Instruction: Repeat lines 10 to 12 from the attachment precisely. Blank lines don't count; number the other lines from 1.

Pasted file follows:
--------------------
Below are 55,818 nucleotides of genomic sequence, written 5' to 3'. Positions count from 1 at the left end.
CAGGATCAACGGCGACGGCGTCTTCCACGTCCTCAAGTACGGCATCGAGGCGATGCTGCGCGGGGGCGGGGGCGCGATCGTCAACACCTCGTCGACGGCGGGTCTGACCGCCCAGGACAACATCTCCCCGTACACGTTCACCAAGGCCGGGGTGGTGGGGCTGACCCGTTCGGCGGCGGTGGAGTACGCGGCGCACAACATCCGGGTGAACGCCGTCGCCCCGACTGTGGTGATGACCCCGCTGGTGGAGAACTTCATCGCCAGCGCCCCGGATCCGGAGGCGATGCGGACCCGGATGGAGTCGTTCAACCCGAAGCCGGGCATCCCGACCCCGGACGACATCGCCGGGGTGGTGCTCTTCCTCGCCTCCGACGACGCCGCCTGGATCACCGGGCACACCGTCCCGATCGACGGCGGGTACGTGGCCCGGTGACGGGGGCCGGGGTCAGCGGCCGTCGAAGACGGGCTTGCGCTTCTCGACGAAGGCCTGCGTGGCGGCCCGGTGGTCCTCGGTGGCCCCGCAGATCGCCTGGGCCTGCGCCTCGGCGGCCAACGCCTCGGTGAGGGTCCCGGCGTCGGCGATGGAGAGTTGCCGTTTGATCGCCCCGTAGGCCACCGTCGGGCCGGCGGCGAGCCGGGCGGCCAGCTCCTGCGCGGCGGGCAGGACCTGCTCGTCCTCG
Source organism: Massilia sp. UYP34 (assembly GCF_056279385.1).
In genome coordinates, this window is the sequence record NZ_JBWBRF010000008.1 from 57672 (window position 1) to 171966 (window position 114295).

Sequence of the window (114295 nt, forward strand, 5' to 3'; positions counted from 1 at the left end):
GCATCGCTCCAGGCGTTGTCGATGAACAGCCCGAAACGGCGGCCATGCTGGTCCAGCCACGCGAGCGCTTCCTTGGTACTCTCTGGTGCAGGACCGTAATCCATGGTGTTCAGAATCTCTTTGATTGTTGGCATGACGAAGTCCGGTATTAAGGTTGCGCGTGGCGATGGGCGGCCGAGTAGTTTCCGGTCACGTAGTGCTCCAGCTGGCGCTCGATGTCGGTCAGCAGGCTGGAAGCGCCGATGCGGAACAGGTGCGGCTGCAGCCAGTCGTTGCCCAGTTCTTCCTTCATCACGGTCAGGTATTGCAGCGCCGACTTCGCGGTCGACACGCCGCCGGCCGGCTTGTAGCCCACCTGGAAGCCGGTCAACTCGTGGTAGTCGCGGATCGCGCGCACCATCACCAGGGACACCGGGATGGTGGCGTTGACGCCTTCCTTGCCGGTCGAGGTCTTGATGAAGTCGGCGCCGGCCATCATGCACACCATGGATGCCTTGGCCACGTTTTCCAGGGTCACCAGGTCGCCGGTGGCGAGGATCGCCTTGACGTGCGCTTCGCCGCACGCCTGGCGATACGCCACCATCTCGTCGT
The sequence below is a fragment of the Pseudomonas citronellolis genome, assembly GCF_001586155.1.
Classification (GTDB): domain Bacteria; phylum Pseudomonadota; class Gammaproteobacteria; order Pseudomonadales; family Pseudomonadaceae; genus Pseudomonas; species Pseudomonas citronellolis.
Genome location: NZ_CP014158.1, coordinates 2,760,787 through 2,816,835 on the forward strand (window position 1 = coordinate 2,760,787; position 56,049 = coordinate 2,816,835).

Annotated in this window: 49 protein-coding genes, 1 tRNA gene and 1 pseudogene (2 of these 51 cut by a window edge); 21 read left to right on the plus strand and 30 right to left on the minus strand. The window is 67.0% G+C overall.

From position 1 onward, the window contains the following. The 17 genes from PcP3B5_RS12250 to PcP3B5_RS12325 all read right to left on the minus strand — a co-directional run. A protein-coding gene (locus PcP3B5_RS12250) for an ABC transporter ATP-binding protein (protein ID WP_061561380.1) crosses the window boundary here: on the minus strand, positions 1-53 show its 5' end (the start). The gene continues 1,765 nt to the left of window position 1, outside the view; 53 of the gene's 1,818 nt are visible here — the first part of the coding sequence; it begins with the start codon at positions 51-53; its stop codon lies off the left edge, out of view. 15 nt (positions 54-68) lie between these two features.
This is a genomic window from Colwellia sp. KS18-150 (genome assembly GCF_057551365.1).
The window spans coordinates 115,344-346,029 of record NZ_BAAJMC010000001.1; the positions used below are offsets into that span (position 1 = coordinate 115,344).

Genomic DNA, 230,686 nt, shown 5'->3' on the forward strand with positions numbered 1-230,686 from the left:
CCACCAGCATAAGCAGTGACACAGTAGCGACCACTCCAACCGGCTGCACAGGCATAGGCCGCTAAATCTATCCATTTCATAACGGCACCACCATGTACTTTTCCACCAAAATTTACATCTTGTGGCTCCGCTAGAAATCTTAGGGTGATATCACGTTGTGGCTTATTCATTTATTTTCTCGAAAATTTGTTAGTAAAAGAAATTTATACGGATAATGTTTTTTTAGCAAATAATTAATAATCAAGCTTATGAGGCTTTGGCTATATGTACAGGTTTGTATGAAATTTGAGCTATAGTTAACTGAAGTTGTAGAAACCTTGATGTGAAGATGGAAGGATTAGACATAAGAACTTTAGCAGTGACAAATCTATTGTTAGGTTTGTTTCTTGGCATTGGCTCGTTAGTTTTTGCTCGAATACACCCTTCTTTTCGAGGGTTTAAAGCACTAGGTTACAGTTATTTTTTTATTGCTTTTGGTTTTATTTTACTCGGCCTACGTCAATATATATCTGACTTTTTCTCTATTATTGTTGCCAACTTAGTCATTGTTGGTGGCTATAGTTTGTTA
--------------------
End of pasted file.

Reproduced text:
Annotated in this window: 49 protein-coding genes, 1 tRNA gene and 1 pseudogene (2 of these 51 cut by a window edge); 21 read left to right on the plus strand and 30 right to left on the minus strand. The window is 67.0% G+C overall.

From position 1 onward, the window contains the following. The 17 genes from PcP3B5_RS12250 to PcP3B5_RS12325 all read right to left on the minus strand — a co-directional run. A protein-coding gene (locus PcP3B5_RS12250) for an ABC transporter ATP-binding protein (protein ID WP_061561380.1) crosses the window boundary here: on the minus strand, positions 1-53 show its 5' end (the start). The gene continues 1,765 nt to the left of window position 1, outside the view; 53 of the gene's 1,818 nt are visible here — the first part of the coding sequence; it begins with the start codon at positions 51-53; its stop codon lies off the left edge, out of view. 15 nt (positions 54-68) lie between these two features.
This is a genomic window from Colwellia sp. KS18-150 (genome assembly GCF_057551365.1).